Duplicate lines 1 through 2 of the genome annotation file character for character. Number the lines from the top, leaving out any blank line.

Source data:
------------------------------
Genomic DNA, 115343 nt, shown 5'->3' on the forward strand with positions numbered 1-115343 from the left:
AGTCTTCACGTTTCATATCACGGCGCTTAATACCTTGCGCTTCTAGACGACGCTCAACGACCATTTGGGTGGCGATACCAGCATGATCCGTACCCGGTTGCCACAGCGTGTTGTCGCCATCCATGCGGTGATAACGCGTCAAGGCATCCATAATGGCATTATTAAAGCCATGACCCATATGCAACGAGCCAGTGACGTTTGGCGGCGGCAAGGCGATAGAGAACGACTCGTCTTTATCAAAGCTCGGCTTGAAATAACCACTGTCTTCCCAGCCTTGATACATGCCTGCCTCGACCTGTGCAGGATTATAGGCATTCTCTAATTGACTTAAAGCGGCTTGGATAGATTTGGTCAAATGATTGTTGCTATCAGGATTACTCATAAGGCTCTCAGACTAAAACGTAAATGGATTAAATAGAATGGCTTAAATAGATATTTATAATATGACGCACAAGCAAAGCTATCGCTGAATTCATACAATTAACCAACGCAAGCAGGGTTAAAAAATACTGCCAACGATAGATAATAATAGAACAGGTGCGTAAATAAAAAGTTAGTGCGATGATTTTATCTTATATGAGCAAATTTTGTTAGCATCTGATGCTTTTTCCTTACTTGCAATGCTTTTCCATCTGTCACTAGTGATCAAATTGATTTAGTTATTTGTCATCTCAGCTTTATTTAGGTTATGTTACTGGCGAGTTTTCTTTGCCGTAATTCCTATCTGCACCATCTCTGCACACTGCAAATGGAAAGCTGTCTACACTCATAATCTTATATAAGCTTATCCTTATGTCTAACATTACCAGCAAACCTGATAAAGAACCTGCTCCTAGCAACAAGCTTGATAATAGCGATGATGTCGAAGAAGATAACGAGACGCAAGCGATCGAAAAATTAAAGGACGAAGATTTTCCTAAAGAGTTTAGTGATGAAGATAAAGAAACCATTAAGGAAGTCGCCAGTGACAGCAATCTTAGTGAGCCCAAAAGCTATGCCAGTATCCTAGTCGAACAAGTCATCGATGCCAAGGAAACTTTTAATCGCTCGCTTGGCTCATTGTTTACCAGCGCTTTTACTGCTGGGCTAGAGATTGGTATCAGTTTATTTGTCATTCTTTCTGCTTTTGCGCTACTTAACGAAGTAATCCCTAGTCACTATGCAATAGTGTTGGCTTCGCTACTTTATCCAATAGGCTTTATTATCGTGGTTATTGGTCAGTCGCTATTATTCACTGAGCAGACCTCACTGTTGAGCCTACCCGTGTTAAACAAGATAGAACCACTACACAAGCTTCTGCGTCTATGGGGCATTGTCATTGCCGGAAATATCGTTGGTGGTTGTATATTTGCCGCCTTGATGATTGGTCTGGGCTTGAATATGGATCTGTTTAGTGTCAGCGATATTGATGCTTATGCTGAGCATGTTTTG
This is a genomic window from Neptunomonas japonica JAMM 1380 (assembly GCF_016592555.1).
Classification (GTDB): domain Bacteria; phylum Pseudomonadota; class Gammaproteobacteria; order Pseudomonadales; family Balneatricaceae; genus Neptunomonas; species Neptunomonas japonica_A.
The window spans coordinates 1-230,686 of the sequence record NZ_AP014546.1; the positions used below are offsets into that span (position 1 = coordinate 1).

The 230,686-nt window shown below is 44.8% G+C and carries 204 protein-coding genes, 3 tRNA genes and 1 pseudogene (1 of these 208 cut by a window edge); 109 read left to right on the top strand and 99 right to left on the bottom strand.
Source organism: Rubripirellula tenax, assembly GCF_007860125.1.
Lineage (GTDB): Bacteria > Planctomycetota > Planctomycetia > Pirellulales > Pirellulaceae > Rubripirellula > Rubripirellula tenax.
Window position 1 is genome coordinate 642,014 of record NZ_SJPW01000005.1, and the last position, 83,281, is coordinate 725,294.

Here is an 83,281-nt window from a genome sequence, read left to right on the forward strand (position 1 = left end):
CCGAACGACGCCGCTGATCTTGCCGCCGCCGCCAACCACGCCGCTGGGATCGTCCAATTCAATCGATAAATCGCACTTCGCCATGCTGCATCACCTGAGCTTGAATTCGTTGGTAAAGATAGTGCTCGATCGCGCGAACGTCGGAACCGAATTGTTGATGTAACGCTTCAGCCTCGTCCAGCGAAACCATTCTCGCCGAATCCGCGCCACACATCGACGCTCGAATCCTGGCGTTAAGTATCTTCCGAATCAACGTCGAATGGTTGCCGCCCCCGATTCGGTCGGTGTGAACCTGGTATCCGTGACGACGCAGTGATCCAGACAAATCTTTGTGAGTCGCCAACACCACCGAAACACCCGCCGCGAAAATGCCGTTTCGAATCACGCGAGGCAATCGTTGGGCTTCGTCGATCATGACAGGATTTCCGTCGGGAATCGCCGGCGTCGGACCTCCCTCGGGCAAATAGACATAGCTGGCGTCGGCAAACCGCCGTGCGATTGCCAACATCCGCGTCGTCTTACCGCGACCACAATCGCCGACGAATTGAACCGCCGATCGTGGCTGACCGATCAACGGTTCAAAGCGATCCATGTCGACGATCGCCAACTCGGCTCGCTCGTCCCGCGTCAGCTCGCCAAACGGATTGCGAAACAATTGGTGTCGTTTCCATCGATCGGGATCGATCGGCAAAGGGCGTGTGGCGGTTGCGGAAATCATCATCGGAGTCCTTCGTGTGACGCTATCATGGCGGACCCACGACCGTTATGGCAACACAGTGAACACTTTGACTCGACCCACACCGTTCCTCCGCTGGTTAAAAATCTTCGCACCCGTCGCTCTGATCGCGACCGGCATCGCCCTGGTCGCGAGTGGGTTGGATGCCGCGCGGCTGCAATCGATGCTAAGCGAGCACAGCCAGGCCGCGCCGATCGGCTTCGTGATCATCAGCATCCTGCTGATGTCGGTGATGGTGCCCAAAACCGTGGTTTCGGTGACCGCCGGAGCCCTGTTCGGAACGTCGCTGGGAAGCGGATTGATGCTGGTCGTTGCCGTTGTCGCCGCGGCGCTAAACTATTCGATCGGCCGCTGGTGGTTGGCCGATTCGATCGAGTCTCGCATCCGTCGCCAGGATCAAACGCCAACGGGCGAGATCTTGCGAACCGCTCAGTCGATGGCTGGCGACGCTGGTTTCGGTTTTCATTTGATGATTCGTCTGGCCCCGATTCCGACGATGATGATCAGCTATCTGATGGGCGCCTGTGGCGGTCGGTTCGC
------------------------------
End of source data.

Genomic DNA, 115343 nt, shown 5'->3' on the forward strand with positions numbered 1-115343 from the left:
AGTCTTCACGTTTCATATCACGGCGCTTAATACCTTGCGCTTCTAGACGACGCTCAACGACCATTTGGGTGGCGATACCAGCATGATCCGTACCCGGTTGCCACAGCGTGTTGTCGCCATCCATGCGGTGATAACGCGTCAAGGCATCCATAATGGCATTATTAAAGCCATGACCCATATGCAACGAGCCAGTGACGTTTGGCGGCGGCAAGGCGATAGAGAACGACTCGTCTTTATCAAAGCTCGGCTTGAAATAACCACTGTCTTCCCAGCCTTGATACATGCCTGCCTCGACCTGTGCAGGATTATAGGCATTCTCTAATTGACTTAAAGCGGCTTGGATAGATTTGGTCAAATGATTGTTGCTATCAGGATTACTCATAAGGCTCTCAGACTAAAACGTAAATGGATTAAATAGAATGGCTTAAATAGATATTTATAATATGACGCACAAGCAAAGCTATCGCTGAATTCATACAATTAACCAACGCAAGCAGGGTTAAAAAATACTGCCAACGATAGATAATAATAGAACAGGTGCGTAAATAAAAAGTTAGTGCGATGATTTTATCTTATATGAGCAAATTTTGTTAGCATCTGATGCTTTTTCCTTACTTGCAATGCTTTTCCATCTGTCACTAGTGATCAAATTGATTTAGTTATTTGTCATCTCAGCTTTATTTAGGTTATGTTACTGGCGAGTTTTCTTTGCCGTAATTCCTATCTGCACCATCTCTGCACACTGCAAATGGAAAGCTGTCTACACTCATAATCTTATATAAGCTTATCCTTATGTCTAACATTACCAGCAAACCTGATAAAGAACCTGCTCCTAGCAACAAGCTTGATAATAGCGATGATGTCGAAGAAGATAACGAGACGCAAGCGATCGAAAAATTAAAGGACGAAGATTTTCCTAAAGAGTTTAGTGATGAAGATAAAGAAACCATTAAGGAAGTCGCCAGTGACAGCAATCTTAGTGAGCCCAAAAGCTATGCCAGTATCCTAGTCGAACAAGTCATCGATGCCAAGGAAACTTTTAATCGCTCGCTTGGCTCATTGTTTACCAGCGCTTTTACTGCTGGGCTAGAGATTGGTATCAGTTTATTTGTCATTCTTTCTGCTTTTGCGCTACTTAACGAAGTAATCCCTAGTCACTATGCAATAGTGTTGGCTTCGCTACTTTATCCAATAGGCTTTATTATCGTGGTTATTGGTCAGTCGCTATTATTCACTGAGCAGACCTCACTGTTGAGCCTACCCGTGTTAAACAAGATAGAACCACTACACAAGCTTCTGCGTCTATGGGGCATTGTCATTGCCGGAAATATCGTTGGTGGTTGTATATTTGCCGCCTTGATGATTGGTCTGGGCTTGAATATGGATCTGTTTAGTGTCAGCGATATTGATGCTTATGCTGAGCATGTTTTG